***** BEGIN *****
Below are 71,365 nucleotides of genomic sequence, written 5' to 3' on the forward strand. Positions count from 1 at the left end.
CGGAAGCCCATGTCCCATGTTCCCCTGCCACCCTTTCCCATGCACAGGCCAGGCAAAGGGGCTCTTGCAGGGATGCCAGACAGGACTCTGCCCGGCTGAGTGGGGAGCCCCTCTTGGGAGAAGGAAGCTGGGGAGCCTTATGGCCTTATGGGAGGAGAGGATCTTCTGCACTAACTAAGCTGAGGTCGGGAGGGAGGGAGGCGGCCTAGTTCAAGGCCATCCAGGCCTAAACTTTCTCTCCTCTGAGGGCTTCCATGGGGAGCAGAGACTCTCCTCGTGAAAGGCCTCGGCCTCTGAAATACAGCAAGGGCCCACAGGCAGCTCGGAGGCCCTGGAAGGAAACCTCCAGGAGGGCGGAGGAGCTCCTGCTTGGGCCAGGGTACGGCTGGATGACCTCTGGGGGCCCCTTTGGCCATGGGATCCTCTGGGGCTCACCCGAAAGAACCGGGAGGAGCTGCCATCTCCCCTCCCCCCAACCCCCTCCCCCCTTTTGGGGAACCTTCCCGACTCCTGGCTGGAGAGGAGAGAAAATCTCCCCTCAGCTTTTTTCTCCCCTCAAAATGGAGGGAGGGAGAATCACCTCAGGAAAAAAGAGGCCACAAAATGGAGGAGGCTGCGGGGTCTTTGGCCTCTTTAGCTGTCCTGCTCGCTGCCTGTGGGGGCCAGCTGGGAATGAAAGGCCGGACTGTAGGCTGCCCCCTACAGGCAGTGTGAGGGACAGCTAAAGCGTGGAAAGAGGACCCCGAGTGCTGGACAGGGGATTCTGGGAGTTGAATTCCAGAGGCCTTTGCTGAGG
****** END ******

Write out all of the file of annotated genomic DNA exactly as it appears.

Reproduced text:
Below are 71,365 nucleotides of genomic sequence, written 5' to 3' on the forward strand. Positions count from 1 at the left end.
CGGAAGCCCATGTCCCATGTTCCCCTGCCACCCTTTCCCATGCACAGGCCAGGCAAAGGGGCTCTTGCAGGGATGCCAGACAGGACTCTGCCCGGCTGAGTGGGGAGCCCCTCTTGGGAGAAGGAAGCTGGGGAGCCTTATGGCCTTATGGGAGGAGAGGATCTTCTGCACTAACTAAGCTGAGGTCGGGAGGGAGGGAGGCGGCCTAGTTCAAGGCCATCCAGGCCTAAACTTTCTCTCCTCTGAGGGCTTCCATGGGGAGCAGAGACTCTCCTCGTGAAAGGCCTCGGCCTCTGAAATACAGCAAGGGCCCACAGGCAGCTCGGAGGCCCTGGAAGGAAACCTCCAGGAGGGCGGAGGAGCTCCTGCTTGGGCCAGGGTACGGCTGGATGACCTCTGGGGGCCCCTTTGGCCATGGGATCCTCTGGGGCTCACCCGAAAGAACCGGGAGGAGCTGCCATCTCCCCTCCCCCCAACCCCCTCCCCCCTTTTGGGGAACCTTCCCGACTCCTGGCTGGAGAGGAGAGAAAATCTCCCCTCAGCTTTTTTCTCCCCTCAAAATGGAGGGAGGGAGAATCACCTCAGGAAAAAAGAGGCCACAAAATGGAGGAGGCTGCGGGGTCTTTGGCCTCTTTAGCTGTCCTGCTCGCTGCCTGTGGGGGCCAGCTGGGAATGAAAGGCCGGACTGTAGGCTGCCCCCTACAGGCAGTGTGAGGGACAGCTAAAGCGTGGAAAGAGGACCCCGAGTGCTGGACAGGGGATTCTGGGAGTTGAATTCCAGAGGCCTTTGCTGAGG